3: The Dees and Kangaroos deserve their Premiership favouritism
While the other sides all showed understandable rust in their first competitive games for the year, both the Demons and Kangaroos looked cohesive and silky from start to finish. It was a very appealing game to the eye, but don’t let that hide the fact that these two sides are incredibly even, physical units that will be right there at the pointy end of the season.
4: Kate Lutkins is the game’s premier defender in the absence of Chelsea Randall
Brisbane’s general in defence was pivotal as always on Saturday afternoon, with 17 disposals and eight marks; cutting off wave after wave of Adelaide attacks. In slippery conditions, Lutkins looked like she was playing in the sunny weather Queensland is known for, and her rebound off half-back is just as important- she’s genuinely one of the best kicks in the Brisbane side. Chelsea Randall has a few extra dimensions to her game, but in her absence Lutkins is the most important, dependable and unassuming defender in the league. Do NOT kick it in her direction!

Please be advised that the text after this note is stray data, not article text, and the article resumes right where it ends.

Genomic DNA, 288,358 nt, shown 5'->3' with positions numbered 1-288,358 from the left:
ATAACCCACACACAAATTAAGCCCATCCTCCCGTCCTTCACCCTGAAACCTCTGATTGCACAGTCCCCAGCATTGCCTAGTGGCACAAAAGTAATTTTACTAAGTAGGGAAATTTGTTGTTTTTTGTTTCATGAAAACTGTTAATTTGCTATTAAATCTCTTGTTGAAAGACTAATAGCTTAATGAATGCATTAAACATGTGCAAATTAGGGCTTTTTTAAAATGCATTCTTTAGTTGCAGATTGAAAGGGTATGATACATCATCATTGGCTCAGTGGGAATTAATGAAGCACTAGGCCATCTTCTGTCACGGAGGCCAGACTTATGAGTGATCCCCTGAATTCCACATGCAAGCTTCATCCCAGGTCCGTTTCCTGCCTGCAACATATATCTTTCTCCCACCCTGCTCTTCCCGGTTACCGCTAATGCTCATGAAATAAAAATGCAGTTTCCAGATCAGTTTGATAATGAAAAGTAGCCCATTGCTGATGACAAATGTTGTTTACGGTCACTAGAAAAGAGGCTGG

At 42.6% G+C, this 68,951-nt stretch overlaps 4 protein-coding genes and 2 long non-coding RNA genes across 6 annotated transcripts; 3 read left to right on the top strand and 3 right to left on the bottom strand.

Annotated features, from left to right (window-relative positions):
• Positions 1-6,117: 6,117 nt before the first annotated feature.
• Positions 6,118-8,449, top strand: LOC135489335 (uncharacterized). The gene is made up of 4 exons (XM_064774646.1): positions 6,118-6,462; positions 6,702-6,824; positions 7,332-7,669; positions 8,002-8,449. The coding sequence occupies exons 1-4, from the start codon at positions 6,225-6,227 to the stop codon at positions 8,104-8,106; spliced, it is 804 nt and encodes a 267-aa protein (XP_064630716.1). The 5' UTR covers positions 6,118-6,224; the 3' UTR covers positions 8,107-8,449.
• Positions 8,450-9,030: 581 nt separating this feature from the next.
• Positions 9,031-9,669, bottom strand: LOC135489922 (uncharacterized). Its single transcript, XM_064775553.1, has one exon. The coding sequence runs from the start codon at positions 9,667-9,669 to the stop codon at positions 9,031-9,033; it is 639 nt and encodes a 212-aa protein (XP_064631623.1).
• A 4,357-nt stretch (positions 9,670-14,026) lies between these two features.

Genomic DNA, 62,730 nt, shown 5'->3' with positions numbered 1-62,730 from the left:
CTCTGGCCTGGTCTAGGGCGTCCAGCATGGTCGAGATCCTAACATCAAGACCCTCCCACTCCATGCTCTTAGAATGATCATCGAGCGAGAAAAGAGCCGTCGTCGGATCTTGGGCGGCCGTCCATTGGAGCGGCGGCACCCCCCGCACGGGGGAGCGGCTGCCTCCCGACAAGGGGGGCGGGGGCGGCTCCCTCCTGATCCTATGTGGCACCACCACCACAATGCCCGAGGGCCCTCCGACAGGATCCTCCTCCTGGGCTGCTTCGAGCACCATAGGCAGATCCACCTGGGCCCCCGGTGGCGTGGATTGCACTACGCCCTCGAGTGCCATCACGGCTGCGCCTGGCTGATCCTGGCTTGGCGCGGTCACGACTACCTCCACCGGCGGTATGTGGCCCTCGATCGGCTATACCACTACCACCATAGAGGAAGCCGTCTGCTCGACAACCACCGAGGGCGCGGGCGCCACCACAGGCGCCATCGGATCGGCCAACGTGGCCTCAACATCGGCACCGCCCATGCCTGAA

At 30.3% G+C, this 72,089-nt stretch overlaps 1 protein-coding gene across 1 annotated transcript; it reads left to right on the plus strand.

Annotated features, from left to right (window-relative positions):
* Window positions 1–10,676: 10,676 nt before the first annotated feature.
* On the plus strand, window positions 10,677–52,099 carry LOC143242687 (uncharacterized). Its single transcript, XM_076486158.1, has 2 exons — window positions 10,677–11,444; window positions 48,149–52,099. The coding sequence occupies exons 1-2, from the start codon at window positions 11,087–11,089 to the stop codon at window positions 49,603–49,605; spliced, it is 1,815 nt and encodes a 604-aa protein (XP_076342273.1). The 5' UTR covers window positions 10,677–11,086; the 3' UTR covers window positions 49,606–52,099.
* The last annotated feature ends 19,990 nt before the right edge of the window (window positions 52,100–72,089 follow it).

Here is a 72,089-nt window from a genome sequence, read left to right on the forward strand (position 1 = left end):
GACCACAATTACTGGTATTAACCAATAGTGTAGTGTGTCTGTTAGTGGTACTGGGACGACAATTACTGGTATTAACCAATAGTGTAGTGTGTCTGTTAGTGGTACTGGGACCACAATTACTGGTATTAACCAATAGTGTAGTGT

5: The expansion sides are a long way off the pace
Too much, too soon was the common consensus amongst pundits that had followed women’s footy for several years. Round one would certainly indicate that sentiment is correct, with the Tigers, Saints, Eagles and Suns all exposed their serious lack of depth outside their top marquee talents. Yes, the Suns only lost by one point, but in the torrential Sydney weather you’d be very worried if they didn’t keep the margin close. All four clubs absolutely ripped in, but sometimes sheer effort just isn’t enough.